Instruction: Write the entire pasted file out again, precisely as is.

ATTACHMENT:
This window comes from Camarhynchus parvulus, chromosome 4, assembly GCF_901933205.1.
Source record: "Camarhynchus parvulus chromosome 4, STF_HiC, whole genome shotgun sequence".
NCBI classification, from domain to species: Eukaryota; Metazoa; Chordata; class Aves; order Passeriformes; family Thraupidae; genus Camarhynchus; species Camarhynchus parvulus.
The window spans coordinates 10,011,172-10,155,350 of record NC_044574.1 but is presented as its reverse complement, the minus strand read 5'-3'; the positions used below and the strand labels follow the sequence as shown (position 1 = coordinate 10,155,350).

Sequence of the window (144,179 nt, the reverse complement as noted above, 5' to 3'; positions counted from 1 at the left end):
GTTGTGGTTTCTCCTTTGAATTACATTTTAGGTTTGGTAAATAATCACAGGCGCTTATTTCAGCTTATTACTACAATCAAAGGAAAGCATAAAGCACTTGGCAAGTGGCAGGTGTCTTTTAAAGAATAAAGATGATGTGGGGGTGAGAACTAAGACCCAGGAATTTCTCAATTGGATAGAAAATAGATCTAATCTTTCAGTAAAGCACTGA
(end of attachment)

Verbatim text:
This window comes from Camarhynchus parvulus, chromosome 4, assembly GCF_901933205.1.
Source record: "Camarhynchus parvulus chromosome 4, STF_HiC, whole genome shotgun sequence".
NCBI classification, from domain to species: Eukaryota; Metazoa; Chordata; class Aves; order Passeriformes; family Thraupidae; genus Camarhynchus; species Camarhynchus parvulus.
The window spans coordinates 10,011,172-10,155,350 of record NC_044574.1 but is presented as its reverse complement, the minus strand read 5'-3'; the positions used below and the strand labels follow the sequence as shown (position 1 = coordinate 10,155,350).

Sequence of the window (144,179 nt, the reverse complement as noted above, 5' to 3'; positions counted from 1 at the left end):
GTTGTGGTTTCTCCTTTGAATTACATTTTAGGTTTGGTAAATAATCACAGGCGCTTATTTCAGCTTATTACTACAATCAAAGGAAAGCATAAAGCACTTGGCAAGTGGCAGGTGTCTTTTAAAGAATAAAGATGATGTGGGGGTGAGAACTAAGACCCAGGAATTTCTCAATTGGATAGAAAATAGATCTAATCTTTCAGTAAAGCACTGA